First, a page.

Age Discrimination in the NFL: Trevor Lawrence’s Legal Right to Enter the NFL Draft

Trevor Lawrence’s running lane to the 2019 NFL Draft is through the laws in New York which prohibit age discrimination in employment. The NFL and the NFL Players Association are complicit in agreeing to a collective bargaining agreement which prohibits players between 18 and 20 years old from exercising their legal right to be employed as professional football players.  From the perspective of this employment law attorney, the NFL’s 3-season waiting requirement in the collective bargaining agreement is unlawful age discrimination, plain and simple.

Lost in the discussion about whether age limits are appropriate for the NFL Draft is the fact that many states, including New York, where the NFL is headquartered, have laws prohibiting employment discrimination against individuals who are 18 or over.  While the federal Age Discrimination in Employment Act only protects workers over the age of 40, the New York State Human Rights Law and the New York City Human Rights Law prohibit employers from refusing to hire or employ an individual 18 years of age or older because of an individual’s age.  Playing in the NFL is a job, albeit a dream job, and age discrimination in employment is prohibited under New York law whether it is against younger or older individuals.  As Trevor Lawrence and his freshman and sophomore colleagues are being denied the opportunity to apply for employment in the NFL, these prospective players are being discriminated against because of their age.  

An 18-year-old can fight in a war, operate a helicopter, purchase a shotgun, and vote for the President, so why can’t he play in the National Football League?  Surely, this rule is not about player safety.  Does the NFL really believe the 6’5”, 205-pound physically-gifted Trevor Lawrence comes with a higher injury risk than Tom Brady—the 41-year-old future Hall-of-Famer with over 300 career games played?  Nor is it about the player’s talent.  Trevor Lawrence has been referred to as a “once in a generation” player.  He would be a no-brainer first round pick for any quarterback-needy team in the NFL, and perhaps even the first overall selection in this year’s NFL Draft.  He plays arguably the most important position in sports and just led his Clemson Tigers to a dominant victory in the college football national title game.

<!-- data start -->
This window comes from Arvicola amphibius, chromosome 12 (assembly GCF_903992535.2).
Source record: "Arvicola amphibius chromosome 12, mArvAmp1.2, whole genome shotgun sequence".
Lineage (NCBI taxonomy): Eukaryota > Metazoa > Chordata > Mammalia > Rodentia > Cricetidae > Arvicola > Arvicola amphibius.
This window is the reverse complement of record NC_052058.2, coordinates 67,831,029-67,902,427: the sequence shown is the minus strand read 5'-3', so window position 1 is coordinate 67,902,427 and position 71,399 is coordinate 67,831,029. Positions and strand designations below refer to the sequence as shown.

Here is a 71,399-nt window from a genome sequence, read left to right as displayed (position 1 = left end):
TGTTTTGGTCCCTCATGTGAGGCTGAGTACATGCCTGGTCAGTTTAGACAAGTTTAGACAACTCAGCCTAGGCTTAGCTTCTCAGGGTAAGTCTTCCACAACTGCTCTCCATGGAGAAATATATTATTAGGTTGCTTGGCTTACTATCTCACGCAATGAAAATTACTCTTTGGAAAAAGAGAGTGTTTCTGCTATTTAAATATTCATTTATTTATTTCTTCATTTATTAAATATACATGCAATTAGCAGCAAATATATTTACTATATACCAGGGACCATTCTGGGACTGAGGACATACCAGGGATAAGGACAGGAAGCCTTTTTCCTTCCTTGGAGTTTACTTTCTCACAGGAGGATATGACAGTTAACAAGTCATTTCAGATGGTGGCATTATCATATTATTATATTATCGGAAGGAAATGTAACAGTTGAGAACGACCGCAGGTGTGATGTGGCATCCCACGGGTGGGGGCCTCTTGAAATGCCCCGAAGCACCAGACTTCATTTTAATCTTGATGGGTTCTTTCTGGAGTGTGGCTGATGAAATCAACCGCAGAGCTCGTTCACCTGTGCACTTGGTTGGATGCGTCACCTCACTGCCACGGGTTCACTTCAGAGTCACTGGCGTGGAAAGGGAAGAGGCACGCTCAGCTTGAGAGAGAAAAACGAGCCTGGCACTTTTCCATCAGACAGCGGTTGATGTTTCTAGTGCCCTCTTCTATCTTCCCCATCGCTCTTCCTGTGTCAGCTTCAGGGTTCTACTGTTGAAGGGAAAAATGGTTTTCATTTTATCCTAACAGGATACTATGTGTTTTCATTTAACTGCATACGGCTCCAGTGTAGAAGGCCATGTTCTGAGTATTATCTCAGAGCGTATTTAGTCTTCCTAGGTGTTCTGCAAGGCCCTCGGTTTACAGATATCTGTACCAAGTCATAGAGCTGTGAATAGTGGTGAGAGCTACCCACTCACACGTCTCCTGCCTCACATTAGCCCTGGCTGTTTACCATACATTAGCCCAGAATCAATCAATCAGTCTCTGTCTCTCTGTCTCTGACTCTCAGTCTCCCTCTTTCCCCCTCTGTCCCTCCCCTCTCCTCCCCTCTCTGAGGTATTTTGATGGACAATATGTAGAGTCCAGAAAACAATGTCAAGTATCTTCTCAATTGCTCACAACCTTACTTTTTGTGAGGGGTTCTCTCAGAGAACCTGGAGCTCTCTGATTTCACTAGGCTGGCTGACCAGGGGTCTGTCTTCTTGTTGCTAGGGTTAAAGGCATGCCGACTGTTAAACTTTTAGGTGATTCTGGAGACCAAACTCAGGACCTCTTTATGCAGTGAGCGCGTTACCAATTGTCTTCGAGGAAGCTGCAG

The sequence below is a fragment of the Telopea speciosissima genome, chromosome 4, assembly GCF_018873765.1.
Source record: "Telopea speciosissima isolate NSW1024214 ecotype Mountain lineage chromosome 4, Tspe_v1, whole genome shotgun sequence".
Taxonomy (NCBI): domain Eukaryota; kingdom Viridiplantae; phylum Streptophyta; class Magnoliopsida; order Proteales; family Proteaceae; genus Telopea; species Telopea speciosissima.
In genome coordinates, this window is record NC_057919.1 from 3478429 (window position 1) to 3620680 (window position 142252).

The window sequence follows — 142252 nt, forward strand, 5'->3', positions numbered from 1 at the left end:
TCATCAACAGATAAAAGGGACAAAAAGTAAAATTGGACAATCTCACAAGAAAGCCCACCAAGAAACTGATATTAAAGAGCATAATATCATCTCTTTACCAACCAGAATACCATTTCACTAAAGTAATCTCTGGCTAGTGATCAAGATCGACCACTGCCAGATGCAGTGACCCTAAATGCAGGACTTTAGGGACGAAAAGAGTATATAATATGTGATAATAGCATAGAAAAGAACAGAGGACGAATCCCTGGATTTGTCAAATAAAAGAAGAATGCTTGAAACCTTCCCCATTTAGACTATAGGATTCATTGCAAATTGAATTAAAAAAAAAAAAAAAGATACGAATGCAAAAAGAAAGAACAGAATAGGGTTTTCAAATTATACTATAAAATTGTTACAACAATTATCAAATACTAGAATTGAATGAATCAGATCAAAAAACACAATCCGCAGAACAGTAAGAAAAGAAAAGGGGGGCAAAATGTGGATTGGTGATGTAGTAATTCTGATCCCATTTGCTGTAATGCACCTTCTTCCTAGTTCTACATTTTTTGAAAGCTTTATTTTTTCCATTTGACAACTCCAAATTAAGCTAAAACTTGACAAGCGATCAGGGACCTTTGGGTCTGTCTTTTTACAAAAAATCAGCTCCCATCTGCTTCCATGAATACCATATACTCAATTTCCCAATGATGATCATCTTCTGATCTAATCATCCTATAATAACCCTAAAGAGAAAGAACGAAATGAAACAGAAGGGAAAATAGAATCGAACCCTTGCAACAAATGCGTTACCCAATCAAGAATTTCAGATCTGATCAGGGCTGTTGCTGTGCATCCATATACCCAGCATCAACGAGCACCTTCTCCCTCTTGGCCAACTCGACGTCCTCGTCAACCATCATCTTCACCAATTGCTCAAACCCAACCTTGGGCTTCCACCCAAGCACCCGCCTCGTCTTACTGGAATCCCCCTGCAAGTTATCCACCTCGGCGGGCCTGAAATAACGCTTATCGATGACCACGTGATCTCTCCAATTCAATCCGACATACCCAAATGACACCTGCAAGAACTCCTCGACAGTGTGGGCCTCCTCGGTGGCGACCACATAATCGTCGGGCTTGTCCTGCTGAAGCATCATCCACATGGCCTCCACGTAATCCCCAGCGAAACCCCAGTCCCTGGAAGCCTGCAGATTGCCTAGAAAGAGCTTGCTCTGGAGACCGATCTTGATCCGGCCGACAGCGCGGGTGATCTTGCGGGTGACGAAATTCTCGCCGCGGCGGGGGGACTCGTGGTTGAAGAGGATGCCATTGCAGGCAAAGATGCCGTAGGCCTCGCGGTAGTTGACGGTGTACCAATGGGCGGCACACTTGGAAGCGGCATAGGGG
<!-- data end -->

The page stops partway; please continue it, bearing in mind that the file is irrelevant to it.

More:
In football, as in any other job, age is an unlawful employment consideration.  Brady is the oldest quarterback in the history of the NFL to both play in and to win the Super Bowl, while 30-year-old Sean McVay is the youngest head coach in NFL history to coach his team to the Super Bowl.  Clearly age is not a factor for them, and the same can be said for Trevor Lawrence.

Age discrimination against individuals who are “too young” is a viable legal claim.  In Oregon, a court found discrimination where a beauty shop refused to hire a 30-year-old woman because she was “too young” to deal with clientele in their 70s and 80s.  Similarly, the termination of a Michigan account executive because the clients wanted an older account executive and her voice “sounded too young on the phone,” presented a claim of age discrimination.  And when a 25-year-old bank vice president was fired and replaced with someone older after he revealed his age to his employer, a New Jersey court found that individual had presented a viable age discrimination claim.  

The 2004 case of Clarett v. National Football League does not give the NFL any solace vis-á-vis the age discrimination issue.  The Clarett litigation approached the National Football League’s age requirement that a player must be out of high school for three full football seasons before entering the draft as an antitrust challenge, rather than as an age discrimination case.  The Second Circuit found that the NFL, as a multi-employer bargaining unit, could act jointly in setting the terms and conditions of players’ employment and rules of the sport without risking antitrust liability.  But the labor exception, which carried the day in the Clarett antitrust case, is not a shield when it comes to a union and employer agreeing on an unlawful ban to employment based on age.  Indeed, in the discrimination law context, it is well settled that unions will be held jointly liable with employers under the federal discrimination statutes for discriminatory terms contained in a collective bargaining agreement.  

So, Trevor Lawrence, why not step up and carry the ball on this issue?  You are not too young to play in the NFL and it is your right under the laws of New York.  And speaking of New York, the Giants are looking for their next franchise quarterback.




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